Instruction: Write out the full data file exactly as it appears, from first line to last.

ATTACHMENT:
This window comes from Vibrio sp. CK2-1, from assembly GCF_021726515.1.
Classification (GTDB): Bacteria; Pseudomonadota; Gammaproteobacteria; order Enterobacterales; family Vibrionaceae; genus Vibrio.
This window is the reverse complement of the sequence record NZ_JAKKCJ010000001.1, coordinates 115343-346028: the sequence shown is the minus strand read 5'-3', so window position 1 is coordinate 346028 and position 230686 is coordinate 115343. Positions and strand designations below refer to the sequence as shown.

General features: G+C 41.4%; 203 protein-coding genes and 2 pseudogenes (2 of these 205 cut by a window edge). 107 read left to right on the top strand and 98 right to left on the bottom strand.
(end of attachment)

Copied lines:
This window comes from Vibrio sp. CK2-1, from assembly GCF_021726515.1.
Classification (GTDB): Bacteria; Pseudomonadota; Gammaproteobacteria; order Enterobacterales; family Vibrionaceae; genus Vibrio.
This window is the reverse complement of the sequence record NZ_JAKKCJ010000001.1, coordinates 115343-346028: the sequence shown is the minus strand read 5'-3', so window position 1 is coordinate 346028 and position 230686 is coordinate 115343. Positions and strand designations below refer to the sequence as shown.

General features: G+C 41.4%; 203 protein-coding genes and 2 pseudogenes (2 of these 205 cut by a window edge). 107 read left to right on the top strand and 98 right to left on the bottom strand.